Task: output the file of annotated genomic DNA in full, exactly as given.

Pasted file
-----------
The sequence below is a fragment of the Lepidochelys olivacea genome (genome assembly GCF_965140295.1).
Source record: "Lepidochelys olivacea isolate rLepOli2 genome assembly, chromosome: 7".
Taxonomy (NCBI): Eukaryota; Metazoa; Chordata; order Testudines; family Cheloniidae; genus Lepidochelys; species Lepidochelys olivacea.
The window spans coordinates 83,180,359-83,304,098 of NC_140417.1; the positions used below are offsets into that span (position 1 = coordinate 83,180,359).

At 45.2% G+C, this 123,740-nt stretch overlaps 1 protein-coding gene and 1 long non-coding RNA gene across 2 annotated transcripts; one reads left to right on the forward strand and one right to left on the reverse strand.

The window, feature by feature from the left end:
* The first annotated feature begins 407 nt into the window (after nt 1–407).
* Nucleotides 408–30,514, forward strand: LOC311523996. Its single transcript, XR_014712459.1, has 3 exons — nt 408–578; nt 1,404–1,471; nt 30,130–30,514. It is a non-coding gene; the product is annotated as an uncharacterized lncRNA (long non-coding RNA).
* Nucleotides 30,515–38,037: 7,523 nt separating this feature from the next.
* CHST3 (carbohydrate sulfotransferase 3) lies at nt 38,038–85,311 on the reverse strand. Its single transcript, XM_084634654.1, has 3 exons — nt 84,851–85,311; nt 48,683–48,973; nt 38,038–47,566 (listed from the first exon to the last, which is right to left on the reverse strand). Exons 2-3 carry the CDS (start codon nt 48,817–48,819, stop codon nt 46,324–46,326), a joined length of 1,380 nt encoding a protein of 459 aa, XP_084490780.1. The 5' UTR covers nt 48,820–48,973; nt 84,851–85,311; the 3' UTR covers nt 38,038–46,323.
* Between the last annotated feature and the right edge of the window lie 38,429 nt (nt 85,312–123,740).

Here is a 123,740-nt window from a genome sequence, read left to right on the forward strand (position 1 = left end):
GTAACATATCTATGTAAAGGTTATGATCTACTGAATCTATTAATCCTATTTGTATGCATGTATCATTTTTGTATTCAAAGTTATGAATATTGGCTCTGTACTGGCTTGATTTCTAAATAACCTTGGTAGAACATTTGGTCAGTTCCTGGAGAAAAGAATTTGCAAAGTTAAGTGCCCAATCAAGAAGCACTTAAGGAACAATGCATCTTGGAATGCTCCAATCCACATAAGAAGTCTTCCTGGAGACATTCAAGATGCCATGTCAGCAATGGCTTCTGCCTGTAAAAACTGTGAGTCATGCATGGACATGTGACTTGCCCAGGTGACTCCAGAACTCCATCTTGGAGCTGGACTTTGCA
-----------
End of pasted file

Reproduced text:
The sequence below is a fragment of the Lepidochelys olivacea genome (genome assembly GCF_965140295.1).
Source record: "Lepidochelys olivacea isolate rLepOli2 genome assembly, chromosome: 7".
Taxonomy (NCBI): Eukaryota; Metazoa; Chordata; order Testudines; family Cheloniidae; genus Lepidochelys; species Lepidochelys olivacea.
The window spans coordinates 83,180,359-83,304,098 of NC_140417.1; the positions used below are offsets into that span (position 1 = coordinate 83,180,359).

At 45.2% G+C, this 123,740-nt stretch overlaps 1 protein-coding gene and 1 long non-coding RNA gene across 2 annotated transcripts; one reads left to right on the forward strand and one right to left on the reverse strand.

The window, feature by feature from the left end:
* The first annotated feature begins 407 nt into the window (after nt 1–407).
* Nucleotides 408–30,514, forward strand: LOC311523996. Its single transcript, XR_014712459.1, has 3 exons — nt 408–578; nt 1,404–1,471; nt 30,130–30,514. It is a non-coding gene; the product is annotated as an uncharacterized lncRNA (long non-coding RNA).
* Nucleotides 30,515–38,037: 7,523 nt separating this feature from the next.
* CHST3 (carbohydrate sulfotransferase 3) lies at nt 38,038–85,311 on the reverse strand. Its single transcript, XM_084634654.1, has 3 exons — nt 84,851–85,311; nt 48,683–48,973; nt 38,038–47,566 (listed from the first exon to the last, which is right to left on the reverse strand). Exons 2-3 carry the CDS (start codon nt 48,817–48,819, stop codon nt 46,324–46,326), a joined length of 1,380 nt encoding a protein of 459 aa, XP_084490780.1. The 5' UTR covers nt 48,820–48,973; nt 84,851–85,311; the 3' UTR covers nt 38,038–46,323.
* Between the last annotated feature and the right edge of the window lie 38,429 nt (nt 85,312–123,740).

Here is a 123,740-nt window from a genome sequence, read left to right on the forward strand (position 1 = left end):
GTAACATATCTATGTAAAGGTTATGATCTACTGAATCTATTAATCCTATTTGTATGCATGTATCATTTTTGTATTCAAAGTTATGAATATTGGCTCTGTACTGGCTTGATTTCTAAATAACCTTGGTAGAACATTTGGTCAGTTCCTGGAGAAAAGAATTTGCAAAGTTAAGTGCCCAATCAAGAAGCACTTAAGGAACAATGCATCTTGGAATGCTCCAATCCACATAAGAAGTCTTCCTGGAGACATTCAAGATGCCATGTCAGCAATGGCTTCTGCCTGTAAAAACTGTGAGTCATGCATGGACATGTGACTTGCCCAGGTGACTCCAGAACTCCATCTTGGAGCTGGACTTTGCA